I started with two layers of orange merino (to represent the volcanic interior). Then came two layers of grey Norwegian wool, to provide robustness, then two layers of Finnish wool (blue at the bottom for water and brown at the top for the lava). I laid pieces of darker brown yarn on top of this to represent the lava folds. There is also a faint strip of yellow between the brown and the blue.

The tree is made up of two layers of prefelt (white on top of grey), plus prefelt lichen in orange and very pale green. Using prefelt also gives a more textured effect more like bark. Let’s hope S likes it!

Felting get together

Every few months my partner Woman of the Cloth, Carol, organises a felting day with a few friends where we all bring a pot luck dish for lunch and catch up with news and gossip (and occasionally manage to make a bit of felt in between!).

I used the opportunity to make myself a new phone case, as my last one was wearing through. You can see it here in the centre, along with a nuno felt case made by Carol (above).

felt phone case

Happy new year to everyone!

RHS London Autumn Garden Show

RHS Autumn Garden show

Next week I’m taking part in my first RHS show in London. A lot of my customers are keen gardeners, so I thought this would be a good event to try.

As well as my ecoprinted and indigo upcycled scarves and garments, I’m going to try selling some felt pots. I really like making felt pots, and when I first had a market stall I tried selling them. Although people liked them, the most common question I was asked was “But what would I do with it?”.

Then recently I ran a felt pot making workshop at Brixton Windmill harvest festival. After the workshop, I sent one of the sample pots I made to my friend and festival organiser Magdalen. She promptly posted a photo on Instagram of two pots I had made for her, containing some succulents.

Felt pots
Image: Magdalen Rubalcava

This prompted a lightbulb moment – show, don’t tell! So I’m hoping that by showing people how they can be used, this will inspire them to think more creatively.

felt pot and succulent felt pot and succulent

I will also have a couple of the abstract seedpods to see if they attract any interest.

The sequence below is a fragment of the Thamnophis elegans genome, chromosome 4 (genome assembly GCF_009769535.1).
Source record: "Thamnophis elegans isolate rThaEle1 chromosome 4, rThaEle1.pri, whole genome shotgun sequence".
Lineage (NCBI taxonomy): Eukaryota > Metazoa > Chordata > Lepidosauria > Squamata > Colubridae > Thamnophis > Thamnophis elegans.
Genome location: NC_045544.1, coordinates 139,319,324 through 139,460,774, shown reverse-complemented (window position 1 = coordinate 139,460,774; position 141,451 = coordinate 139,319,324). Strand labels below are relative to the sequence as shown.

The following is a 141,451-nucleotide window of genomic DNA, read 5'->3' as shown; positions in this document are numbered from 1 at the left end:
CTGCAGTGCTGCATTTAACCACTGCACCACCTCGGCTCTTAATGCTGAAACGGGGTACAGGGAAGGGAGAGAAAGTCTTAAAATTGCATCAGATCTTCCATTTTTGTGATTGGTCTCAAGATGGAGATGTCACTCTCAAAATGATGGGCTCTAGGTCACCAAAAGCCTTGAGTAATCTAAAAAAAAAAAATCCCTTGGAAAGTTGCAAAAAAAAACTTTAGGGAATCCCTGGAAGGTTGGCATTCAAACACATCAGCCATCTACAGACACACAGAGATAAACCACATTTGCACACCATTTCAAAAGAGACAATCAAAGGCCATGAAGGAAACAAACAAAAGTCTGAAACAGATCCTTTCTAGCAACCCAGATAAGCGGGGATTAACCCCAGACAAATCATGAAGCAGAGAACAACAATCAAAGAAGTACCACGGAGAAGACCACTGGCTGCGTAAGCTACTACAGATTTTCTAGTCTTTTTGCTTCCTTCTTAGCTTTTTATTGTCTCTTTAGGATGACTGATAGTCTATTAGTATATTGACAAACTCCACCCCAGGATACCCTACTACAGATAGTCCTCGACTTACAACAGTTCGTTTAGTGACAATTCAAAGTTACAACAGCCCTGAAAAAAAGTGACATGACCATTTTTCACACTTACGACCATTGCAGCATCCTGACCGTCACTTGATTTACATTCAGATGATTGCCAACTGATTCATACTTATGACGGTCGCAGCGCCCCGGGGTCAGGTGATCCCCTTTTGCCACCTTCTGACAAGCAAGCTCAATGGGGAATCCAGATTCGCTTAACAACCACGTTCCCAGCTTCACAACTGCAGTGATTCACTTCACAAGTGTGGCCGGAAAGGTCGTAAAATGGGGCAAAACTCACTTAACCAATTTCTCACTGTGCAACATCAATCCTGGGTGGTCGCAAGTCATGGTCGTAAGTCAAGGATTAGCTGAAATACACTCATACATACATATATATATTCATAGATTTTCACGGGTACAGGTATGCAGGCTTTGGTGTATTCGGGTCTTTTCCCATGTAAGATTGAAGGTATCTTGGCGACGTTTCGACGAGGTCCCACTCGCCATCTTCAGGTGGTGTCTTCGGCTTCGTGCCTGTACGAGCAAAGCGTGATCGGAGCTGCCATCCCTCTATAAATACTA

felt seedpods

Wish me luck!

SLWA My Place exhibition

I’m very excited to be taking part in the My Place exhibition organised by the South London Women Artists. The work of 30 artists will be on show, each exploring their sense of place and belonging.

My piece combines ombre-dyed cotton scrim and felt, because my place – where I feel most at home – is by the indigo vat.

ombre dyed felt

The colour indigo is traditionally thought to stimulate right brain or creative activity, but for me it is more of a meditative experience, disrupting the coppery sheen of the surface as I dip the fabric, and watching the magical alchemy as it turns from green to blue before my eyes. The white clouds in the sky above are mirrored by the clumps of foam, or indigo “flower”, floating on the surface of the vat.

My Place runs from 7 to 12 July at Brixton East 1871, 100 Barrington Road, London SW9 7JF, 11am-6pm daily.

The private view is on Friday 7 July, 6-9pm – everyone welcome!

Playing with plaster

As well as sculpting with stone, ESP has experimented with plaster moulding. But rather than carving his own moulds, he has unconventionally used things like discarded packaging.

This piece, which looks like a fragment of a Greek column, was made using some air-filled plastic packaging that protected bottles.

Over Easter we experimented with filling balloons with plaster. Because the plaster takes around 20 minutes to dry and we got bored of moving them around before that, the plaster settled and was thicker in some areas than others. So when we cut off the balloon the tension caused the very thin areas to break. They look uncannily like real eggs!

Then I thought I would try combining plaster and felt. I’ve worked before with the idea of the contrasting hard and soft textures by combining felt and stone here and here.

I started by dipping some felt offcuts into plaster – some just one layer, others more than once.